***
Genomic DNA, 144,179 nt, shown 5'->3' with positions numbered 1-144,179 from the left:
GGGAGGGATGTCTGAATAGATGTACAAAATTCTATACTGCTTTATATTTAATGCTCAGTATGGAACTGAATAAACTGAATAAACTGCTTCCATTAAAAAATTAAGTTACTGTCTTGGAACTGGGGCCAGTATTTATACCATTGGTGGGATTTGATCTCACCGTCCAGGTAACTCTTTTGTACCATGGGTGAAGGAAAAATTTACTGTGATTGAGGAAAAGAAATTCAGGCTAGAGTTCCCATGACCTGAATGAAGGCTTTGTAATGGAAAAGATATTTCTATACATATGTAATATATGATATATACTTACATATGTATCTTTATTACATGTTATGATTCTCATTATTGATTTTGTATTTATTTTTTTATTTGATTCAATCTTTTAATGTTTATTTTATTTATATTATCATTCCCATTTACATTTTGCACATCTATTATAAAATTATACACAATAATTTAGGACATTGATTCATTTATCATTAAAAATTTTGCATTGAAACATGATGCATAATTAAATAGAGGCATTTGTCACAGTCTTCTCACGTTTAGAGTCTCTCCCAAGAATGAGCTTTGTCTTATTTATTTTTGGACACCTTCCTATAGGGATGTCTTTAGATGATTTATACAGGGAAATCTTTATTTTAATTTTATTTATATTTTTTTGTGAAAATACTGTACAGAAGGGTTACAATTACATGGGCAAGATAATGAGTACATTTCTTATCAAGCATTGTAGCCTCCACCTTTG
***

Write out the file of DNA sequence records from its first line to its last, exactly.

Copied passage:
Genomic DNA, 144,179 nt, shown 5'->3' with positions numbered 1-144,179 from the left:
GGGAGGGATGTCTGAATAGATGTACAAAATTCTATACTGCTTTATATTTAATGCTCAGTATGGAACTGAATAAACTGAATAAACTGCTTCCATTAAAAAATTAAGTTACTGTCTTGGAACTGGGGCCAGTATTTATACCATTGGTGGGATTTGATCTCACCGTCCAGGTAACTCTTTTGTACCATGGGTGAAGGAAAAATTTACTGTGATTGAGGAAAAGAAATTCAGGCTAGAGTTCCCATGACCTGAATGAAGGCTTTGTAATGGAAAAGATATTTCTATACATATGTAATATATGATATATACTTACATATGTATCTTTATTACATGTTATGATTCTCATTATTGATTTTGTATTTATTTTTTTATTTGATTCAATCTTTTAATGTTTATTTTATTTATATTATCATTCCCATTTACATTTTGCACATCTATTATAAAATTATACACAATAATTTAGGACATTGATTCATTTATCATTAAAAATTTTGCATTGAAACATGATGCATAATTAAATAGAGGCATTTGTCACAGTCTTCTCACGTTTAGAGTCTCTCCCAAGAATGAGCTTTGTCTTATTTATTTTTGGACACCTTCCTATAGGGATGTCTTTAGATGATTTATACAGGGAAATCTTTATTTTAATTTTATTTATATTTTTTTGTGAAAATACTGTACAGAAGGGTTACAATTACATGGGCAAGATAATGAGTACATTTCTTATCAAGCATTGTAGCCTCCACCTTTG